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Industry Insights

As the industry leader in evaluating and measuring marketing investments, Navigate has a wealth of knowledge in the sponsorship and marketing space. This blog shares our knowledge and insights on current events in the sports business, marketing and sponsorship worlds.

Sponsorship and Sustainability in Sports

Navigate Research - Thursday, December 03, 2015

Written by: Jordan Bloem

With world leaders convening in Paris this week for climate discussions, the issue of sustainability is once again center stage in the news – and many players in world of sports have embraced their role in environmental responsibility. Teams and leagues throughout professional and collegiate sports have invested heavily in initiatives that are not only environmentally responsible but also provide valuable sponsorship opportunities for the right partners. The examples below show properties and brands that have led the way in “green” sponsorship in sports.

The HEAT Group Achieve LEED Gold Certification for AmericanAirlines Arena

 

AmericanAirlines Arena is proud to be LEED certified.

Earlier this year the U.S. Green Building Council awarded AmericanAirlines Arena with a LEED Gold certification, the first ever LEED Gold certification awarded by USGBC for a sports and entertainment facility. LEED certification has saved money for The HEAT Group from an efficiency standpoint and has also provided a valuable new sponsorship asset.

The LEED Gold certification builds on The HEAT Group’s original LEED certification achieved in 2009, which at the time attracted key partners including Home Depot and Waste Management, who combined to invest $1 million in sponsorship of HEAT’s sustainability work during the first year of LEED certification. Since that time Pepsi, Levy Restaurants and Pritchard Sports and Entertainment Group have also joined as sponsors of HEAT’s sustainability efforts.

Waste Management Phoenix Open Diverts 100% of Waste from Landfills


Recycling and compost bins at the Waste Management Phoenix Open.

The PGA TOUR’s most highly attended event is also its greenest. The Waste Management Phoenix Open, affectionately known as the “Greenest Show on Grass,” diverted 100% of tournament waste from landfills for the third consecutive year in 2015. With over half a million attendees, this is no small feat.

Waste Management has intelligently used the platform as title sponsor of the Phoenix Open to demonstrate its green capabilities, providing waste, recycling, and portable restroom services. In this way a brand that many would consider in no way related to sports has become endemic to one of the most popular sporting events in Phoenix each year and synonymous with sustainability.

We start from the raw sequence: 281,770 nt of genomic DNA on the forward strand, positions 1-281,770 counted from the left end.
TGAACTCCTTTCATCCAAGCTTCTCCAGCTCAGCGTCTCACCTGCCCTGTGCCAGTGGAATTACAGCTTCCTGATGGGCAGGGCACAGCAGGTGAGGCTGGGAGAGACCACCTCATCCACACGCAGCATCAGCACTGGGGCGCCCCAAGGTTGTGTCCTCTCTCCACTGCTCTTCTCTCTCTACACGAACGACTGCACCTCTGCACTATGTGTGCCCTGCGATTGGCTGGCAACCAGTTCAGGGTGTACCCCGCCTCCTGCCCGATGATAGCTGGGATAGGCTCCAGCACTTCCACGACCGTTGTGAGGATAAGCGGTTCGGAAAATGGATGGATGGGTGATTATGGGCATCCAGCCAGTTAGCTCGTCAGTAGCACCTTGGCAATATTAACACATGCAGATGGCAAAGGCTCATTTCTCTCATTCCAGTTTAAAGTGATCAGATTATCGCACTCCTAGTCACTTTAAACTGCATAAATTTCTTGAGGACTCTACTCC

Eat Local at MLB Stadiums

In 2011, Luke Yoder, the director of field operations at Petco Park, planted an assortment of vegetables in a garden at the ballpark. Those crops eventually made their way into food items sold at the stadium and began a trend of MLB teams planting their own gardens, including Coors Field in Denver, AT&T Park in San Francisco, and most recently Fenway Park in Boston.


Fenway Farms, presented by Stop & Shop, Dole, Sage Fruit, and Aramark.

These farms have provided healthy local produce for ballpark food and have also yielded sponsorship opportunities, particularly for food brands that now have a more organic (pun intended) way to connect with baseball fans. For example, “Fenway Farms,” which will grow an estimated 4,000 lbs of produce annually, is presented by Stop & Shop, Dole, Sage Fruit, and Aramark.

A New Opportunity in Sponsorship

As properties continue to increase their green initiatives, creative opportunities for sponsors will continue to grow. Brands traditionally align with properties to improve their perception among fans, however with a growth in sponsorship of green initiatives brands can now also reach environmentally conscious spectators that might be less interested in the game on the field but dragged to a game by friends or family.

It will be fascinating to watch as green sponsorships continue to grow more prevalent, not to mention beneficial for the future of a healthy planet.